The Evolution of Altruism - Spatial Assortment in the Prisoner's Dilemma
van der Merwe, Martijn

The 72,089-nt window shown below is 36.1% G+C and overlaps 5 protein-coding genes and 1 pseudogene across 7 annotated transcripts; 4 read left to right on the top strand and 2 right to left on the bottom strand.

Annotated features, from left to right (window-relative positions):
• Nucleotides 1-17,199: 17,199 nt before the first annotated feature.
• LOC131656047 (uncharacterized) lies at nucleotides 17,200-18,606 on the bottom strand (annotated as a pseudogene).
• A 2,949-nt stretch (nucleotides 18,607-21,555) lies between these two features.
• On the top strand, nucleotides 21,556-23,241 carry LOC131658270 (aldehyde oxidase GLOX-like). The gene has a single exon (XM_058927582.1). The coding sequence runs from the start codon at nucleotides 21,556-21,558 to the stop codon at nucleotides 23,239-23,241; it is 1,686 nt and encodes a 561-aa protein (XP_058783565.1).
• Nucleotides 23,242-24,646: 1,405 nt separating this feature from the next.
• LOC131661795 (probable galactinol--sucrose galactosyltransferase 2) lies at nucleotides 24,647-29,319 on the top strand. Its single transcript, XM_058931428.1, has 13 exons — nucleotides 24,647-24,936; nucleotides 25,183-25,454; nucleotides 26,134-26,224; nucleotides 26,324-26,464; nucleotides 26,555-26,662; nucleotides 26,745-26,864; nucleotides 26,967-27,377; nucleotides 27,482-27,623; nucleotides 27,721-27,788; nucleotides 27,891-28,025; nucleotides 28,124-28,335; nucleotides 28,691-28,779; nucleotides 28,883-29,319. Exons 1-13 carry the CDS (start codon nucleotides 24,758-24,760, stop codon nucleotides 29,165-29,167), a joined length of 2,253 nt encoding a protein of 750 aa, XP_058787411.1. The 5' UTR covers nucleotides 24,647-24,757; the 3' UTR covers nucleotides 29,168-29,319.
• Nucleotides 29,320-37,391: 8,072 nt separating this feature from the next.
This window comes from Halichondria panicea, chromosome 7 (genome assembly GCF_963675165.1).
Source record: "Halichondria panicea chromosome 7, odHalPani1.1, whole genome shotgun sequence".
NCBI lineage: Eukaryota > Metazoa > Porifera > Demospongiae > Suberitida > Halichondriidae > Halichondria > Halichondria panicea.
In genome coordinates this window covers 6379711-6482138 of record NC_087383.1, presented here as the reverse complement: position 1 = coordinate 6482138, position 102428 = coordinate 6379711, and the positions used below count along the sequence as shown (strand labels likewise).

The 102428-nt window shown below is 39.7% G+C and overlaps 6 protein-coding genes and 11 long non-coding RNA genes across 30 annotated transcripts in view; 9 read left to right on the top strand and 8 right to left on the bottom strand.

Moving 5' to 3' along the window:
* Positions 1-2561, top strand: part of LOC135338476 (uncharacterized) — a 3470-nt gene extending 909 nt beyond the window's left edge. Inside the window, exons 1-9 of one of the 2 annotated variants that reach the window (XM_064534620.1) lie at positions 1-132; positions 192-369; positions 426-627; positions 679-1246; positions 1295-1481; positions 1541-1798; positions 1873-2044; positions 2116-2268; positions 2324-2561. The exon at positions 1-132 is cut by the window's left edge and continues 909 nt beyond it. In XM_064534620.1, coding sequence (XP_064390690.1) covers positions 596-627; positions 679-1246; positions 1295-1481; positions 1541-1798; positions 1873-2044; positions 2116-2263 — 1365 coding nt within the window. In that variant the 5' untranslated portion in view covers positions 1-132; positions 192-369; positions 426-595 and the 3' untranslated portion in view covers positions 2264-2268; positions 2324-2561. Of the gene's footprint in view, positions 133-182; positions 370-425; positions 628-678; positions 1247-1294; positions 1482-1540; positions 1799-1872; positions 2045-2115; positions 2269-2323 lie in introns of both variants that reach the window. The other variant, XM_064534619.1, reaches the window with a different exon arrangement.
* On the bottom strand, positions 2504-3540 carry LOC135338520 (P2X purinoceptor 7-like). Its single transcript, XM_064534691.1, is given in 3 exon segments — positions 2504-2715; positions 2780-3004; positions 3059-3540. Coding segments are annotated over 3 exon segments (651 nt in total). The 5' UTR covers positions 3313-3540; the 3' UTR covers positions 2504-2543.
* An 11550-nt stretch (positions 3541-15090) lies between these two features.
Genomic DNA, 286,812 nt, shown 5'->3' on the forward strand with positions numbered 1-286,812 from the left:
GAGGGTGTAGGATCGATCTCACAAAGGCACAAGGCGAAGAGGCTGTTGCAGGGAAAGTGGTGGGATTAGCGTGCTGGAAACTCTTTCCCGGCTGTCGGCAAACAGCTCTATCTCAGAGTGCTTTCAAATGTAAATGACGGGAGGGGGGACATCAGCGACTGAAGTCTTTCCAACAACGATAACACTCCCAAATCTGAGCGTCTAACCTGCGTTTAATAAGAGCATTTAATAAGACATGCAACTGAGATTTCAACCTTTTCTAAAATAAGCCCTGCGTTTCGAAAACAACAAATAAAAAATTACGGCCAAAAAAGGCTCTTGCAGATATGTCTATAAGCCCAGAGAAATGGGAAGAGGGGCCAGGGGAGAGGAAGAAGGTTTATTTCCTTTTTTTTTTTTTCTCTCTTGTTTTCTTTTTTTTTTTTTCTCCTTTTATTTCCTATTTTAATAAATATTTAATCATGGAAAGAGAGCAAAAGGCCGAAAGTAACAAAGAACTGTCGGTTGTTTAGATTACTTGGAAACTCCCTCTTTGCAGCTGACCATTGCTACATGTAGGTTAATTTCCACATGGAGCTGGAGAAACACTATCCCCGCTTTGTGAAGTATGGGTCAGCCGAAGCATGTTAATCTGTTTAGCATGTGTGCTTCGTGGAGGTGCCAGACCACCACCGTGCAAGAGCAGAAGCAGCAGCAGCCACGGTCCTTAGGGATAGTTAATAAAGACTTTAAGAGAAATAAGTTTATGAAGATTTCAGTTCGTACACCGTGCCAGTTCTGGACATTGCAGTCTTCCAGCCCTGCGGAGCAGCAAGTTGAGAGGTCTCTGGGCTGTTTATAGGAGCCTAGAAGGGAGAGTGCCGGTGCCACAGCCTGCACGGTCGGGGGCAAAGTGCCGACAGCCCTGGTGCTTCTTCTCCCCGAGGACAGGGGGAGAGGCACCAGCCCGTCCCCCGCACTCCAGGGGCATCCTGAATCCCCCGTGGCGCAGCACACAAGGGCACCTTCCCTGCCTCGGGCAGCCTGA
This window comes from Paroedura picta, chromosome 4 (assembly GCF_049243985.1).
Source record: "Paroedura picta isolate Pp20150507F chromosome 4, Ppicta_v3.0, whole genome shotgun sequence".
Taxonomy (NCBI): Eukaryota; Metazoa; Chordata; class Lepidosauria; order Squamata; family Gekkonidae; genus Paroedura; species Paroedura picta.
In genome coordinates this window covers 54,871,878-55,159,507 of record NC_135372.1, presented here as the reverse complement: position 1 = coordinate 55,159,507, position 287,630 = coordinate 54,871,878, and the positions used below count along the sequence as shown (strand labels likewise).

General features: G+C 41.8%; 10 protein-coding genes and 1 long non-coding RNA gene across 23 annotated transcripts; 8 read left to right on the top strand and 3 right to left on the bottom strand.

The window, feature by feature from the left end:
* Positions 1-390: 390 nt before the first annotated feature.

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At first glance the existence of altruism in nature seems paradoxical. In displaying an altruistic act, an individual incurs some cost to its own fitness. Natural selection favours the fittest individuals and one would expect that genes promoting altruism would be selected against. This report investigates the mechanisms that facilitates the evolution of altruism. Game theory is widely applied in the study of the evolution of altruism and cooperation. We review game theory concepts which occur regularly in the literature and which are important in the study ofthe evolution of cooperation. The Prisoner's Dilemma game capturesthe essence of altruism and is a model often employed in the theoreticalstudy of cooperation. The best strategy for both players in the single round Prisoner's Dillema (PD) game is to defect, but having repeated rounds can lead to the evolution of cooperation. The mechanism by which cooperation is established in this scenario is known as direct reciprocity. Another mechanism which promotes the evolution of cooperation is the non-random interaction of players, called assortment. A couple of factors could influence the assortment of players, one of which is the spatial distribution of players. A model is constructed in which the players in the PD are placed on a lattice. Each player adopts one of two strategies, pure cooperation or pure defection. The players propagate and die out in proportion to how well they do in playing the PD against their neighbours. The model is used to investigate the spatial dynamics of the players and the level of assortment achieved. A simple movement strategy is introduced, whereby players move if they encounter a defector. The effect of this movement on the assortment is investigated. Our results show that by placing the players in the PD on lattice, enough assortment can be gained to allow the persistence of cooperation. An increase in the dispersal parameter leads to a decline in the success of cooperators and a loss in assortment. This suggests that the best movement strategy for cooperators is to have low dispersal rates, while defectors gain a big benefit from higher dispersal rates.